Cal State Presidents Receive Perks and Benefits Worth 50% of Base Pay

Posted by on Mar 26, 2012 in Blog, Cal State Pay Scandal, California Politics, Featured Post | 0 comments

Cal State Presidents Receive Perks and Benefits Worth 50% of Base Pay

California State University presidents receive perks and benefits worth as much as 50 percent of their base salaries, or more than $145,000 per year, according to compensation data released by two campuses. Cal State Sacramento and San Jose State University disclosed to CalWatchDog.com the total compensation paid to both university presidents during 2008-10. The disclosure by the two universities represents the first public estimation of the total compensation paid to the state college’s top administrators.

The average base salary of the state’s 23 college presidents is just under $300,000 per year, a figure that does not include other widely reported benefits such as a car allowance, bonuses paid by tax-exempt college foundations and free housing. Total compensation includes health insurance, dental care, vision coverage, retirement benefits, long-term disability coverage, life insurance, paid Medicare taxes and employer-paid Old-Age, Survivors, and Disability Insurance (OASDI).

While the Cal State Chancellor’s Office has readily disclosed the value of the housing allowances on its “Executive Compensation Summary,” there has been almost no estimation of the cost of other presidential perks.

In 2008-09, Cal State Sacramento’s President Alexander Gonzalez received a base pay of $294,999.96. He also took home an additional $145,405.15 in perks and benefits, bringing his total compensation to $440,405.11.

During the same period, San Jose State University’s then President Jon Whitmore received a base salary of $299,615.03 and $100,293 in other benefits, not including housing. Total: $399,908.03.

CalWatchDog.com has asked San Jose State University to clarify whether Whitmore received a housing benefit or allowance during his brief tenure at SJSU.

Administrators’ Retirement Benefits: More Than State’s Per Capita Income

Retirement benefits represent the single largest amount of previously unquantified benefits. Sac State and San Jose State’s presidents received more in taxpayer-funded retirement contributions than the state’s per-capita personal income, $42,578 in 2010.

Sac State’s Gonzalez received retirement contributions of $48,893,29 in 2008-09 and $45,289.94 in 2009-10. San Jose State’s Whitmore collected $49,641.30 and $50,388.37 in 2008-08.

In 2008-09, Gonzalez’s other benefits included $961.38 for dental insurance, $10,846.43 for health care, $109.56 for vision, $501 in life insurance, $143.04 for long-term disability care, $5,328.85 in employer-paid Medicare taxes and $6,621.60 for OASDI.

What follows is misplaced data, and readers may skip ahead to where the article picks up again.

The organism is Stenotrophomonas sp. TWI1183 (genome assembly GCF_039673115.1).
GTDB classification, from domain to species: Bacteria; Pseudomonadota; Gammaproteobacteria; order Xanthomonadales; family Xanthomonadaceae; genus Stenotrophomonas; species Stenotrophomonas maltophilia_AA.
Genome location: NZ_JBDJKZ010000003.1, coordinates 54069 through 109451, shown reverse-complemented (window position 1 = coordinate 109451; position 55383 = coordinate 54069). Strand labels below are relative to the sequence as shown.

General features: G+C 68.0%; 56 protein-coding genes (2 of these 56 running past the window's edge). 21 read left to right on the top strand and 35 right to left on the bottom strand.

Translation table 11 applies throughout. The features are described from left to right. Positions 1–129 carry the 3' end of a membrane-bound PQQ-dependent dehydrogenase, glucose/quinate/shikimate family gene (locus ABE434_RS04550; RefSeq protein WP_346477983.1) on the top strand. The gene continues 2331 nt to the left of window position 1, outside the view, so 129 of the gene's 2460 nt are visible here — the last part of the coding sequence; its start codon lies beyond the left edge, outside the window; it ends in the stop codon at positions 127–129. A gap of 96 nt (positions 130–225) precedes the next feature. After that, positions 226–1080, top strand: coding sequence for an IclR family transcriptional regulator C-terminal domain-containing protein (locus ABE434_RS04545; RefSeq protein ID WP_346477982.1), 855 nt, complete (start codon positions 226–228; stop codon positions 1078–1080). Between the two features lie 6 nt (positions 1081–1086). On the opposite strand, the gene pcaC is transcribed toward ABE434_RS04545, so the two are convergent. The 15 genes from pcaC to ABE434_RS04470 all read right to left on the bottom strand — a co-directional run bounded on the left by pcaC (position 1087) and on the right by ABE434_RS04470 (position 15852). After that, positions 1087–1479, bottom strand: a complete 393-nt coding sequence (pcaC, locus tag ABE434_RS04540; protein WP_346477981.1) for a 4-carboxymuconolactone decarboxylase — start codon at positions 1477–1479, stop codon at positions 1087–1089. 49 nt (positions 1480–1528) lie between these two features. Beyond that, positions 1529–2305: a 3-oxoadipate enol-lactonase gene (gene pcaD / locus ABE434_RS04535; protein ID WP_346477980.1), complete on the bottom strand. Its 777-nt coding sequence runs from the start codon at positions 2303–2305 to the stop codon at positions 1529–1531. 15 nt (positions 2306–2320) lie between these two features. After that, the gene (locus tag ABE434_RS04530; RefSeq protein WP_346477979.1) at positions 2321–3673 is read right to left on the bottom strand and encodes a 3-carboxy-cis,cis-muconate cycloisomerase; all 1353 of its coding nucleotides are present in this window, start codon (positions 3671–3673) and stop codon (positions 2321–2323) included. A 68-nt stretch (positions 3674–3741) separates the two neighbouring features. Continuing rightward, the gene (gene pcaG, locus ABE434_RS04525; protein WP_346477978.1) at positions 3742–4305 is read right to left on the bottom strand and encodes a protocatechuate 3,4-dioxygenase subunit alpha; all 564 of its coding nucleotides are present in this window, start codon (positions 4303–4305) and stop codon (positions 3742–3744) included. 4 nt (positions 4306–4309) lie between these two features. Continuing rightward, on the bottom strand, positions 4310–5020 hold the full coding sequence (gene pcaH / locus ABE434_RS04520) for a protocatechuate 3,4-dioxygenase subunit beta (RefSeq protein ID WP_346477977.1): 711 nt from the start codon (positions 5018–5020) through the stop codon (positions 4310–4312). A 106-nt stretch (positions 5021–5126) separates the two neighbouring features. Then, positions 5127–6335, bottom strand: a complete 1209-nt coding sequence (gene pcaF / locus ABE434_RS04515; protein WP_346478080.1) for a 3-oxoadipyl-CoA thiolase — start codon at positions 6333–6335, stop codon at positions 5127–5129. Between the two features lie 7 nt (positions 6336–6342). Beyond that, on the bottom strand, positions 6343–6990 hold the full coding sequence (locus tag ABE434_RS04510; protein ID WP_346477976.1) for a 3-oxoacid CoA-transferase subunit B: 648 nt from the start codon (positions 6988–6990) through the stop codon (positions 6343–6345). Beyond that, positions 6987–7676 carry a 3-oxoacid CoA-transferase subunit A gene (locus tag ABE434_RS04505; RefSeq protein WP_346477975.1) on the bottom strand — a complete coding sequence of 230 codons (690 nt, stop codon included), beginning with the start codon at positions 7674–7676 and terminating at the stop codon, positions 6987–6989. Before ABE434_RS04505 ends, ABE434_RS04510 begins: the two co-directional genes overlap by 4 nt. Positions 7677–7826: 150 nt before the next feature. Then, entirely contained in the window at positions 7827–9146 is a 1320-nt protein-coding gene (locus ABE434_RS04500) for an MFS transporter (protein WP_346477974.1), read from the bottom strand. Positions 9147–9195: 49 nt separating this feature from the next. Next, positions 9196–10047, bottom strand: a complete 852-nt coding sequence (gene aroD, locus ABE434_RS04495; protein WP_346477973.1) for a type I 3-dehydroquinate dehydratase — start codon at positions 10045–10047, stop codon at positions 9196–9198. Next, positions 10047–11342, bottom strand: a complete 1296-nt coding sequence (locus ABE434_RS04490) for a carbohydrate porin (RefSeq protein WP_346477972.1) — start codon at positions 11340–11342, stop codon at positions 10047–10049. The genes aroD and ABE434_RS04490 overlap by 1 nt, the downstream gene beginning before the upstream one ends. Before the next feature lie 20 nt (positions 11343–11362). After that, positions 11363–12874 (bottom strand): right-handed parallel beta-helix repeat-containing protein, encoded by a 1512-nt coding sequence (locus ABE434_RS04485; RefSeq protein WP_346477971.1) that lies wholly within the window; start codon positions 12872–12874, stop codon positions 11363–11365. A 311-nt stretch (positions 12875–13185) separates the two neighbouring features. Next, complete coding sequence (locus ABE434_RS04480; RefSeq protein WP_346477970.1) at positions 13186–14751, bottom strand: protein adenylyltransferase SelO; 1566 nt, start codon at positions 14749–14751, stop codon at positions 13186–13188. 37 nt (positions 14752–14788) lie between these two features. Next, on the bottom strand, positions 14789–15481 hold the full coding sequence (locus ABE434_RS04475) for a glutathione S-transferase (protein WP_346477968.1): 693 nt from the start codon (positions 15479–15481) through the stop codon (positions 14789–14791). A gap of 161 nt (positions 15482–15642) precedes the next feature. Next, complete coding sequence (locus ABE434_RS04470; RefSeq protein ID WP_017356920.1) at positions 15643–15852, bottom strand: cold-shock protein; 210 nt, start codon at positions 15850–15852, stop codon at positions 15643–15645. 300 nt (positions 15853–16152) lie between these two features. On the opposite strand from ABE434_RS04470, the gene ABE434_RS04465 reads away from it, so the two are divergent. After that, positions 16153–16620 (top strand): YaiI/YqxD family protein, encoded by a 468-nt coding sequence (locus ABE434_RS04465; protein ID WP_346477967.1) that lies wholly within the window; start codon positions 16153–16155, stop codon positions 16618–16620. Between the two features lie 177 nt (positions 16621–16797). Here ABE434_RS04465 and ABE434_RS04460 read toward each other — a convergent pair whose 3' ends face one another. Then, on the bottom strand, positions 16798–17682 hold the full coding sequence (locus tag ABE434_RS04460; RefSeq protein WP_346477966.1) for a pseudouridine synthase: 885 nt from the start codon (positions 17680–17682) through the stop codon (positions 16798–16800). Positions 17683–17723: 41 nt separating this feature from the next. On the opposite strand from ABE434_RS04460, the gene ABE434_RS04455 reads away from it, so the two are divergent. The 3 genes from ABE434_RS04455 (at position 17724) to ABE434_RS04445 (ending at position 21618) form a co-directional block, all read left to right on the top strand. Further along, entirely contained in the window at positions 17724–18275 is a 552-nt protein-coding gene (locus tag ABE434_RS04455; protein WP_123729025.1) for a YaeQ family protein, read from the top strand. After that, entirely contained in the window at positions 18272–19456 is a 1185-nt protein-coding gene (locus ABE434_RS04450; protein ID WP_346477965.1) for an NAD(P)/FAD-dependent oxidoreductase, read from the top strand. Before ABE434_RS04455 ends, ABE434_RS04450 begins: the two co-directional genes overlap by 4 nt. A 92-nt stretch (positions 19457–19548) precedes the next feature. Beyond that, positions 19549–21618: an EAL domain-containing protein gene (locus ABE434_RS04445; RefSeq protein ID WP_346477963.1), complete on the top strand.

For 2009-10, Gonzalez’s other benefits included $991.68 for dental insurance, $11,149.87 for health care, $109.56 for vision, $501 in life insurance, $150.12 for long-term disability care, $4,942.91 in employer-paid Medicare taxes, and $6,621.60 for OASDI.

Differences in Pay

Kimberly Nava, Sacramento State University’s Director of News Services and the first Cal State public relations official to voluntarily disclose to CalWatchDog.com the total amount of executive compensation, said that the difference in salary for the two years was due to furloughs.

In 2008-09, Whitmore’s other benefits included $22,916.63 in bonuses paid by the tax-exempt college foundation, $16,145.05 in welfare benefits, $11,000 in auto allowance and $590.37 in insurance coverage worth greater than $50,000. For 2009-10, Whitmore’s other benefits included $24,999.96 in bonuses paid by the tax-exempt college foundation, $15,346.64 in welfare benefits, $12,000 in auto allowance and $651.12 in insurance coverage worth greater than $50,000.

San Jose State University’s disclosure of Whitmore’s pay also raises new questions about why the college’s auxiliary foundation, the Tower Foundation of San Jose State University, reported zero compensation paid by the organization or any related organizations to more than a half dozen high-ranking university personnel, including the college’s president, provost, athletic director and several vice-presidents, on federal tax returns for 2007, 2008 and 2009. Larry Carr, SJSU’s Associate Vice President for Public Affairs, told CalWatchDog.com that he would be available Monday to provide an explanation.

In recent weeks, CalWatchDog.com has exposed a series of attempts by Cal State officials that has misled the public about CSU’s executive compensation. Last week, CalWatchDog.com first reported that the California State University Office of the Chancellor understated the annual compensation of San Francisco State University President Robert Corrigan by as much as $52,787.

Earlier this month, CalWatchDog.com revealed that Cal State Los Angeles President James Rosser reported $515,612 in annual compensation to the IRS for the 2009-10 tax year. In at least five instances, Cal State officials have falsely claimed or implied Rosser’s compensation was nearly $200,000 less. On March 12, the California State University system falsely claimed to have received a 2012 Sunshine Award, which recognizes “the most transparent government websites in the nation.”

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